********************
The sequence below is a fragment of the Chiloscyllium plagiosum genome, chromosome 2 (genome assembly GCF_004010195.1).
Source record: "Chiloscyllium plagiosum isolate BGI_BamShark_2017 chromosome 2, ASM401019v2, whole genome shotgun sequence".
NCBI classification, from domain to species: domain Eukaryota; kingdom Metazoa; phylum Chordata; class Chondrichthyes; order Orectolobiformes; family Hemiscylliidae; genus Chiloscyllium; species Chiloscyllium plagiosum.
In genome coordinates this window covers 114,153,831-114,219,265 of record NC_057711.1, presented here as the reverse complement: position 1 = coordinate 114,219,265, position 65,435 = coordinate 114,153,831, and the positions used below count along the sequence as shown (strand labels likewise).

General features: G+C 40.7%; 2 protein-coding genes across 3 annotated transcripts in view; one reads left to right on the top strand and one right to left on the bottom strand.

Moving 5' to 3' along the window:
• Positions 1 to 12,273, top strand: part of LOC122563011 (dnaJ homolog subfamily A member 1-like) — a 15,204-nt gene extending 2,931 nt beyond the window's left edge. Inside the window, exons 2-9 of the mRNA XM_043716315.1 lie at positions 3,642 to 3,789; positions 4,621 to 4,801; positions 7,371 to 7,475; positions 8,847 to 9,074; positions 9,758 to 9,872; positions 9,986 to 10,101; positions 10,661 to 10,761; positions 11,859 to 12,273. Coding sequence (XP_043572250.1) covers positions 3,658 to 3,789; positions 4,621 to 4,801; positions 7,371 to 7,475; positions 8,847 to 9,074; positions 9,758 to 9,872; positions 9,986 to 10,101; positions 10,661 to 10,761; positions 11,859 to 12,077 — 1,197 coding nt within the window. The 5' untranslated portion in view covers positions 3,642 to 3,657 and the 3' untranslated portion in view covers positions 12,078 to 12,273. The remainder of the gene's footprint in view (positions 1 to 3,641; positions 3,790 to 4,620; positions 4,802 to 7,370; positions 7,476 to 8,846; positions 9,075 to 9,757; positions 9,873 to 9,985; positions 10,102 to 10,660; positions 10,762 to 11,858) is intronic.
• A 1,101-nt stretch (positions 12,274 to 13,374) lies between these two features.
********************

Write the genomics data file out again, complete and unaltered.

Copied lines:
The sequence below is a fragment of the Chiloscyllium plagiosum genome, chromosome 2 (genome assembly GCF_004010195.1).
Source record: "Chiloscyllium plagiosum isolate BGI_BamShark_2017 chromosome 2, ASM401019v2, whole genome shotgun sequence".
NCBI classification, from domain to species: domain Eukaryota; kingdom Metazoa; phylum Chordata; class Chondrichthyes; order Orectolobiformes; family Hemiscylliidae; genus Chiloscyllium; species Chiloscyllium plagiosum.
In genome coordinates this window covers 114,153,831-114,219,265 of record NC_057711.1, presented here as the reverse complement: position 1 = coordinate 114,219,265, position 65,435 = coordinate 114,153,831, and the positions used below count along the sequence as shown (strand labels likewise).

General features: G+C 40.7%; 2 protein-coding genes across 3 annotated transcripts in view; one reads left to right on the top strand and one right to left on the bottom strand.

Moving 5' to 3' along the window:
• Positions 1 to 12,273, top strand: part of LOC122563011 (dnaJ homolog subfamily A member 1-like) — a 15,204-nt gene extending 2,931 nt beyond the window's left edge. Inside the window, exons 2-9 of the mRNA XM_043716315.1 lie at positions 3,642 to 3,789; positions 4,621 to 4,801; positions 7,371 to 7,475; positions 8,847 to 9,074; positions 9,758 to 9,872; positions 9,986 to 10,101; positions 10,661 to 10,761; positions 11,859 to 12,273. Coding sequence (XP_043572250.1) covers positions 3,658 to 3,789; positions 4,621 to 4,801; positions 7,371 to 7,475; positions 8,847 to 9,074; positions 9,758 to 9,872; positions 9,986 to 10,101; positions 10,661 to 10,761; positions 11,859 to 12,077 — 1,197 coding nt within the window. The 5' untranslated portion in view covers positions 3,642 to 3,657 and the 3' untranslated portion in view covers positions 12,078 to 12,273. The remainder of the gene's footprint in view (positions 1 to 3,641; positions 3,790 to 4,620; positions 4,802 to 7,370; positions 7,476 to 8,846; positions 9,075 to 9,757; positions 9,873 to 9,985; positions 10,102 to 10,660; positions 10,762 to 11,858) is intronic.
• A 1,101-nt stretch (positions 12,274 to 13,374) lies between these two features.